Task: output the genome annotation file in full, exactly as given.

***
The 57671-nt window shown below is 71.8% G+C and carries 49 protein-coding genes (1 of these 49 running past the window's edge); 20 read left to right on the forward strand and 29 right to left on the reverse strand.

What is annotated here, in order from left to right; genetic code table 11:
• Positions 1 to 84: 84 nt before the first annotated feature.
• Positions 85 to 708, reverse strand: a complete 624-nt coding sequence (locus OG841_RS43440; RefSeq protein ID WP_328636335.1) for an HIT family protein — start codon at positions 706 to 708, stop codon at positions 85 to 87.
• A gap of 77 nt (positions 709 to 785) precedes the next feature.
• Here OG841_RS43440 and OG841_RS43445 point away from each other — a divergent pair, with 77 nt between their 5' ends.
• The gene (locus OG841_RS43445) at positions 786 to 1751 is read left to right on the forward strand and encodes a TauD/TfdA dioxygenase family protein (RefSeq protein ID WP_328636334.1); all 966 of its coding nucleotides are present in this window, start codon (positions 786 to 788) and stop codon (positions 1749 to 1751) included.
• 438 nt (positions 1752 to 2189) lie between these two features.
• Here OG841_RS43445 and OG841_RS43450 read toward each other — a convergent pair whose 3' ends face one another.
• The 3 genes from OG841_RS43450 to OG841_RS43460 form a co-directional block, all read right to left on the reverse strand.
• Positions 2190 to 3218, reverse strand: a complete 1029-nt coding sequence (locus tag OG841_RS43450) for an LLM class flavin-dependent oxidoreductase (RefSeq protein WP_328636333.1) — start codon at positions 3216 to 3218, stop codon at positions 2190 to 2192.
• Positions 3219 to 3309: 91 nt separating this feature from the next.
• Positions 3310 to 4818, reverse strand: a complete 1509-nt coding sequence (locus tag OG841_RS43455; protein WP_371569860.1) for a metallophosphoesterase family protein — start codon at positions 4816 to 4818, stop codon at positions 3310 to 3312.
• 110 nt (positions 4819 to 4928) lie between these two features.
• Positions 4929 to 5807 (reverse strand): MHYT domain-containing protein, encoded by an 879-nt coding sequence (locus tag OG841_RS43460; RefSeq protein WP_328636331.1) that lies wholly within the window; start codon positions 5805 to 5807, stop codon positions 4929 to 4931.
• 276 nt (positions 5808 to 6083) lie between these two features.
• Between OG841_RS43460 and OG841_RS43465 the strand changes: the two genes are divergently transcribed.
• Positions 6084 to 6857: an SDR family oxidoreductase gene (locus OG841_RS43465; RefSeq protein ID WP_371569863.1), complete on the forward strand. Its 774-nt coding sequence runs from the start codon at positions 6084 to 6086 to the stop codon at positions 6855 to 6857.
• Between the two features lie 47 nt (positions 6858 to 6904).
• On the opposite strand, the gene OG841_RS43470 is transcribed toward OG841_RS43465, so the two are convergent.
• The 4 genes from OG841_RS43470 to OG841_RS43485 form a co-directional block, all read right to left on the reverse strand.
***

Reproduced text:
The 57671-nt window shown below is 71.8% G+C and carries 49 protein-coding genes (1 of these 49 running past the window's edge); 20 read left to right on the forward strand and 29 right to left on the reverse strand.

What is annotated here, in order from left to right; genetic code table 11:
• Positions 1 to 84: 84 nt before the first annotated feature.
• Positions 85 to 708, reverse strand: a complete 624-nt coding sequence (locus OG841_RS43440; RefSeq protein ID WP_328636335.1) for an HIT family protein — start codon at positions 706 to 708, stop codon at positions 85 to 87.
• A gap of 77 nt (positions 709 to 785) precedes the next feature.
• Here OG841_RS43440 and OG841_RS43445 point away from each other — a divergent pair, with 77 nt between their 5' ends.
• The gene (locus OG841_RS43445) at positions 786 to 1751 is read left to right on the forward strand and encodes a TauD/TfdA dioxygenase family protein (RefSeq protein ID WP_328636334.1); all 966 of its coding nucleotides are present in this window, start codon (positions 786 to 788) and stop codon (positions 1749 to 1751) included.
• 438 nt (positions 1752 to 2189) lie between these two features.
• Here OG841_RS43445 and OG841_RS43450 read toward each other — a convergent pair whose 3' ends face one another.
• The 3 genes from OG841_RS43450 to OG841_RS43460 form a co-directional block, all read right to left on the reverse strand.
• Positions 2190 to 3218, reverse strand: a complete 1029-nt coding sequence (locus tag OG841_RS43450) for an LLM class flavin-dependent oxidoreductase (RefSeq protein WP_328636333.1) — start codon at positions 3216 to 3218, stop codon at positions 2190 to 2192.
• Positions 3219 to 3309: 91 nt separating this feature from the next.
• Positions 3310 to 4818, reverse strand: a complete 1509-nt coding sequence (locus tag OG841_RS43455; protein WP_371569860.1) for a metallophosphoesterase family protein — start codon at positions 4816 to 4818, stop codon at positions 3310 to 3312.
• 110 nt (positions 4819 to 4928) lie between these two features.
• Positions 4929 to 5807 (reverse strand): MHYT domain-containing protein, encoded by an 879-nt coding sequence (locus tag OG841_RS43460; RefSeq protein WP_328636331.1) that lies wholly within the window; start codon positions 5805 to 5807, stop codon positions 4929 to 4931.
• 276 nt (positions 5808 to 6083) lie between these two features.
• Between OG841_RS43460 and OG841_RS43465 the strand changes: the two genes are divergently transcribed.
• Positions 6084 to 6857: an SDR family oxidoreductase gene (locus OG841_RS43465; RefSeq protein ID WP_371569863.1), complete on the forward strand. Its 774-nt coding sequence runs from the start codon at positions 6084 to 6086 to the stop codon at positions 6855 to 6857.
• Between the two features lie 47 nt (positions 6858 to 6904).
• On the opposite strand, the gene OG841_RS43470 is transcribed toward OG841_RS43465, so the two are convergent.
• The 4 genes from OG841_RS43470 to OG841_RS43485 form a co-directional block, all read right to left on the reverse strand.